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Annual Ozone Protection Awards & Competition

By: Susan Hunt MA - Updated: 19 Sep 2012 | comments*Discuss
Ozone Ozone Layer Awards Competition

In 1990 the United States Environmental Protection Agency (EPA) set up an annual awards scheme for Ozone Layer Protection.

Open to entries from all over the world, the scheme is designed to recognise outstanding contributions that have been made to protection of our ozone layer.

Since 1990, more than 500 individuals, companies and public sector organisations have received an award.

New Award Category

A list of winners is published each year and those winners select the winners of the following year’s awards. In 2009, the awards scheme was extended to include achievements in improving public awareness of the health dangers of exposure to UV radiation.Unfortunately, although there were a number of winners from the UK in the early years of the awards, there have been only a handful in most recent years and the majority of these have been individuals.

In 2008, the winners of Corporate and Government Awards were:

The Asada Corporation, Japan - for a project in which more than 10,000 air conditioning and refrigeration industry professionals studied the importance of proper refrigerant recovery and recycling to protect the ozone layer;

Australia's Quarantine and Inspection Service - for setting up a fumigation accreditation scheme (AFAS) to reduce methyl bromide use by using alternatives and encouraging recycling technologies;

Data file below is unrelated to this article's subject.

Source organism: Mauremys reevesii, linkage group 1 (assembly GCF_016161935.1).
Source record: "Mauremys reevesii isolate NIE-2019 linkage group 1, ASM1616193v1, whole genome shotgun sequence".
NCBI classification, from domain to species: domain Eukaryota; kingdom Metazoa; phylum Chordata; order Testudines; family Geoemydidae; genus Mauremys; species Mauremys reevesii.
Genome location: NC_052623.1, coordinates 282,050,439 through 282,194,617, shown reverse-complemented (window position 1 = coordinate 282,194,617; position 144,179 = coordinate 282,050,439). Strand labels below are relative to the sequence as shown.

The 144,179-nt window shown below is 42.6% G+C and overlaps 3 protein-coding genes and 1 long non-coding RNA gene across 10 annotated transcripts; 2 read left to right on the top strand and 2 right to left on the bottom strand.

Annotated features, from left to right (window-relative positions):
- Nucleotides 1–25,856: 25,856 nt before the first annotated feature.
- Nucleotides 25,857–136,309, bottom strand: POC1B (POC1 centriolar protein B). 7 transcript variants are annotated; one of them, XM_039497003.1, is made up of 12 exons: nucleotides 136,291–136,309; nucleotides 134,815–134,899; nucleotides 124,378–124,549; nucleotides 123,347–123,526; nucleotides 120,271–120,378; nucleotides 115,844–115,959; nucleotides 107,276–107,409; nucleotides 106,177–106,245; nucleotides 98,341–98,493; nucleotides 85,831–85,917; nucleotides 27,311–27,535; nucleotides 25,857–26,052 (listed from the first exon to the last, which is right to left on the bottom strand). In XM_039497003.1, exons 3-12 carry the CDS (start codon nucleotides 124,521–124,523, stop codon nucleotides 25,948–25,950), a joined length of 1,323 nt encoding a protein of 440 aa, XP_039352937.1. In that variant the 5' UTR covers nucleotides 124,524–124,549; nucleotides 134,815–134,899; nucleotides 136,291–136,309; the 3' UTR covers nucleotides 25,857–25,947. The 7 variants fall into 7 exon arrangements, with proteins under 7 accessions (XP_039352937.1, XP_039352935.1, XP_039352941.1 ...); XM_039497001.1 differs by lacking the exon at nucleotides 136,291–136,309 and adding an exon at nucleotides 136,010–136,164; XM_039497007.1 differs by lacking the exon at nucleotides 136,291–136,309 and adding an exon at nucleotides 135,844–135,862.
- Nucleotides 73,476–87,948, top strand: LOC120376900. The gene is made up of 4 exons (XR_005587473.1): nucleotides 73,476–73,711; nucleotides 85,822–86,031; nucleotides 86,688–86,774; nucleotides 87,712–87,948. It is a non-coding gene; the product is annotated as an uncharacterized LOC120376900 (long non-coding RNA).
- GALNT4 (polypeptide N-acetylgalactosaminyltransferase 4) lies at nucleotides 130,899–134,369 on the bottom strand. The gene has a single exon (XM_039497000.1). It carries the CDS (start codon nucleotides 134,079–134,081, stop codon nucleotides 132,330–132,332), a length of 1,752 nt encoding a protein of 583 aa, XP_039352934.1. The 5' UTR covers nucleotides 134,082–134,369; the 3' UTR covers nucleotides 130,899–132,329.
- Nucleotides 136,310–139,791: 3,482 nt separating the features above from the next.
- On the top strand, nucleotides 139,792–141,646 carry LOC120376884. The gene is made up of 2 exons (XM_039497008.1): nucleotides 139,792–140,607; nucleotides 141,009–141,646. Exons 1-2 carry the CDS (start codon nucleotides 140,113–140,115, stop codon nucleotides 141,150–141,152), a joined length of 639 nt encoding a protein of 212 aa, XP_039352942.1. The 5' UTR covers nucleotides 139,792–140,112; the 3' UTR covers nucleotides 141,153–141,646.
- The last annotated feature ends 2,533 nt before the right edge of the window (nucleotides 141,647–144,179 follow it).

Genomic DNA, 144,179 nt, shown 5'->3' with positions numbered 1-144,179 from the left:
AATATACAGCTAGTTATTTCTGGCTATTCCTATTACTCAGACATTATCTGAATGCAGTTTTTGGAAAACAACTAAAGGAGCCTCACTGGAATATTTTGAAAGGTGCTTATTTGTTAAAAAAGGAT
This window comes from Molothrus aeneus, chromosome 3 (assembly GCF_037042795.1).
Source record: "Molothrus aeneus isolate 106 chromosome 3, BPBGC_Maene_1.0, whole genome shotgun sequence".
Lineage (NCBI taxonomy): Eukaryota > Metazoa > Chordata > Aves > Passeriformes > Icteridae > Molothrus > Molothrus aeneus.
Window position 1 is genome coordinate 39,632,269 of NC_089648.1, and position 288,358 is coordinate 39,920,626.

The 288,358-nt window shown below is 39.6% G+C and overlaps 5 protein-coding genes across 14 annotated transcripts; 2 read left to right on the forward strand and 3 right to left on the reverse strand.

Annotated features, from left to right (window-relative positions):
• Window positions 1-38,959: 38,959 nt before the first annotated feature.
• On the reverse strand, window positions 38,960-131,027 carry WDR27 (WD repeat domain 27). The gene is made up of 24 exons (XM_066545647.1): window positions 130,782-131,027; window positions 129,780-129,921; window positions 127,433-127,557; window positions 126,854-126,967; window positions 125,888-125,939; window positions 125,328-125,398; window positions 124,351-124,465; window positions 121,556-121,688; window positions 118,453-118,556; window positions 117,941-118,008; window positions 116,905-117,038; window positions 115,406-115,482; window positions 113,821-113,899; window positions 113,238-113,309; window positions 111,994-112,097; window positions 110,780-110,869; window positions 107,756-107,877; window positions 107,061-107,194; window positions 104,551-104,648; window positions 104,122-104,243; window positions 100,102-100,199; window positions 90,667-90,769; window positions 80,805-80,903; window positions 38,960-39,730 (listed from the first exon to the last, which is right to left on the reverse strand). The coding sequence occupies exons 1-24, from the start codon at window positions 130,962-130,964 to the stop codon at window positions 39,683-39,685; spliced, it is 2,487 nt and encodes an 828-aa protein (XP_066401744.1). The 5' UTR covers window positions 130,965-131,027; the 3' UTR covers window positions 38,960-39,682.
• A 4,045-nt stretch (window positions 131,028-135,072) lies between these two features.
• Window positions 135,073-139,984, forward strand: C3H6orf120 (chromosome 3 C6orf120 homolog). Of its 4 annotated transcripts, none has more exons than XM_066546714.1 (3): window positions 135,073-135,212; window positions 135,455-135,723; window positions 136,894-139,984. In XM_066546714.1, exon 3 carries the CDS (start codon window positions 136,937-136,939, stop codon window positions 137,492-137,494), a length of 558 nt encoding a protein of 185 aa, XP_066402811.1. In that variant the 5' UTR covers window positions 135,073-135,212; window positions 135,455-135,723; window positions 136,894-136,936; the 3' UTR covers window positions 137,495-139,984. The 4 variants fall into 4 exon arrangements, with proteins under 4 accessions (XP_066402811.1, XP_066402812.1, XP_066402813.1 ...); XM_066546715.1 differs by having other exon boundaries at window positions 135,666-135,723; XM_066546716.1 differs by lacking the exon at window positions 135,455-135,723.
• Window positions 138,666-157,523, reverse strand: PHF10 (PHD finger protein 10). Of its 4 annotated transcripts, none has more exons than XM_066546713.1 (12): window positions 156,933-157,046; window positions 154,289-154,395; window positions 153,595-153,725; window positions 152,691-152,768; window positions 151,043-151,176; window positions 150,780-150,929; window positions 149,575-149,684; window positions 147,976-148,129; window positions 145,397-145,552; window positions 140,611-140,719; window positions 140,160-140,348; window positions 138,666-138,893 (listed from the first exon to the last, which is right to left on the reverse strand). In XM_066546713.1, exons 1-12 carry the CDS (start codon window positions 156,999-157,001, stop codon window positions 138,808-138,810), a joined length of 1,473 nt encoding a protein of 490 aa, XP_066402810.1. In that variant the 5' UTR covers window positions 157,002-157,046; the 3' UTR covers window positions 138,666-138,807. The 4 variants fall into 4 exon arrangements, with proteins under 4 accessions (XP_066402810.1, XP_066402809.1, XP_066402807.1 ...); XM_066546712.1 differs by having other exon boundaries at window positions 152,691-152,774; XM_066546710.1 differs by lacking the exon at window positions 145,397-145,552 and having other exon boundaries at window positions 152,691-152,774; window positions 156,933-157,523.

Fiji National Ozone Unit – for phasing out ozone depleting substances

The Kingdom of Bahrain National Ozone Unit – for a number of ozone projects to reduce the import of and use of ozone depleting substances, plus its commitment to stop the use of CFCs by 2010;

The Kuwait National Ozone Committee - for a national action plan to convert consumer sectors to ozone-friendly technologies on a voluntary basis;

Nordiko Quarantine Systems of Australia – for a new process which recovers methyl bromide from shipping containers so that it can be sent for safe destruction.

There were no UK prize-winners in 2008 but in 2007, two British winners were featured in a special “Best of the Best” awards scheme.

UK Prize Winners

Dr David Liddy from the Ministry of Defence won an award for his leadership in the military phaseout of halons.

He is a specialist in halon replacements and was responsible for guiding the MOD’s policies on ozone depleting substances and related research programmes.

Dr. Liddy had been part of the ministry’s central Montreal Protocol and environmental policy organisations for more than 15 years and had recently taken part in an EU study which made recommendations on a timetable for future phase out of all halon for military use.

He was also a member of the United Nations Environment Programme (UNEP) Halons Technical Options Committee.

Another Best of the Best award went to Professor Ashley Woodcock from the University of Manchester for medical community leadership in the protection of the ozone layer.

Asthma Inhalers

Prof. Woodcock was co-chair of a committee which looked at the use of certain ozone depleting chemicals in medical products and championed the move to CFC-free alternatives for inhalers used by asthma and COPD suffers.

He was also involved in development of the EU transitional strategy for the phasing out of CFCs in inhalers and received an OBE in 2006 for services to the Montreal Protocol.

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